My husband is perfectly welcome to have crushes on Megan Fox, the cute girl who works at Starbucks, or some old girlfriend who is now happily married with 2 kids and content with her life. I’m realistic, not the jealous type, and get that we are all human.But trying to establish an emotional reconnection with an old girlfriend, a coworker, or someone who has a crush on him….not so cool and nothing that should be encouraged.

    1. 38.1
      Farah

      Yes is so sippy to get jealous of your husband being infatuated with another woman , are you fucking kidding me. When are you suppose to get jealous because there is nothing left , or you think a person should obly get jealous if there is fucking involved .Oh yeah my husband is in love with another women , well dont be silly its no big deal as long as he is not fucking her. You do know that people leave relationships all the time to persue crushes and infatuations right??.

    2. 38.2
      Farah

      I get very irritated when people conflate being infatuated with otger people outside of a relation as a sign of being alive and   human, when one have nothing to do with the other but its just an excuse they give themselves to justify their feelings and and not feel guilty . But in reality its a sign of not being in love with the person they are with or else they wont need someone else to feel alive .

      And their is a falacy in your logic tgat gevin crushes , infatuations are normal male behaviour that means it silly to get jealous over them but you seem to also forget that   fucking them or even dumpong yourl to have a chance with them is also a very normal male behaviour , so by your logic its also silly to get jealous.

  19. 39
    Diana

    Thanks Karl and Evan. As you mention, Karl, I think it comes down to the couple really. After posting, I did a quick bit of research. In general, from some of the male experts, 😉 the thought seems to be that while it’s alright for men to be men, if you will, the same does not apply to women. A woman’s laughing, chatting, smiling with another man at a party is thought to be signaling that their relationship is over, or that she’s an attention whore, or that he’s not man enough for her. I don’t know if this is true because again, I think it depends on the individuals involved. Though the guy may be the most secure person around, her behavior is seen as sending him a message.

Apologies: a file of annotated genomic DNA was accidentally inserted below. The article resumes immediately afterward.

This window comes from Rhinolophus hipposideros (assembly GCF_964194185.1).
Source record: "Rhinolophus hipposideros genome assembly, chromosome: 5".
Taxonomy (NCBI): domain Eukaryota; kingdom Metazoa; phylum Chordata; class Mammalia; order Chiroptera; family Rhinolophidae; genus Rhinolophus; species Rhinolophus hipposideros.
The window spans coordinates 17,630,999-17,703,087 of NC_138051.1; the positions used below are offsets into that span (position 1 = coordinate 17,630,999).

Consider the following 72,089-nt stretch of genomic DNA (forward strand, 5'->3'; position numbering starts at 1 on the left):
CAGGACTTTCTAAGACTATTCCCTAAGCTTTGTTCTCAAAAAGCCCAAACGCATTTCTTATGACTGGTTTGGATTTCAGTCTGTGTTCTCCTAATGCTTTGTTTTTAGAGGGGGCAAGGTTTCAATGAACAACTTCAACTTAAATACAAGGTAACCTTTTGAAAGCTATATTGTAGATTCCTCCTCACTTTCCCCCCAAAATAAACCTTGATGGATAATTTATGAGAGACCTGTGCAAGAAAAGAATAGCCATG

As for myself, I think I am more concerned about possibly hurting a man’s feelings (secure or not). I usually keep attractive thoughts to myself, but I am a fairly private person. You know, I read that most women see a different man in their mind’s eye when they’re getting busy with their SO. Interesting.

  20. 40
    girl-with-glasses

    This is just a personal nuance. While I agree with Evan that men will look even in a relationship, and a woman’s best response to it is to act with nonchalance, pretended or not. But the men I tend to offer this act of relationship civility to, are usually the solid, stoic, silent alpha male type, you know, the ones who can leer while maintaining a poker face facade. Or even some harmless flirting is allowed, if he comes back and acts like nothing happened and turns his charm routine on me. I think it’s somewhat endearing and amusing even. The OP’s husband just doesn’t sound like my idea of a good husband-type. His emotional responses are too girl-ish!!! I would be tearing my hair out. I can’t really put my faith in him as a man with solid emotional boundaries, to put it bluntly, I don’t think he has the emotional fortitude for a woman to justify her wifely feelings of loyalty to. Sorry, I’m really old-school in terms of female, male, marital relations.

    1. 40.1
      Phoebe

      I couldn’t agree more, and especially if this is a relatively new marriage, and especially if this other woman is dating an in-law. She will be around for awhile. What I notice the most is the husband’s immaturity and lack of awareness of how he is damaging his marriage. This won’t go away. His wife won’t forget. A therapist would tell him that. She’s learning about his weaknesses. He respects his wife and needs her to get excited for his new discovery. I have seen this before shortly before the husband left his wife to be with his new found love. These guys are clueless as to the damage they have done. My husband grew up with no understanding of boundaries. He has had a number of crushes and even gone out on dates only to lie to me that he was elsewhere. He also brings women home to our house when I’m at work. He ends up grovelling when he confesses (not to sexual infidelity but rather enjoying the dates) while I remain silent planning my departure. Once we are retired I can severe ties without the emotional burden getting in the way of a stressful work life. He will be shocked…but then he’s clueless.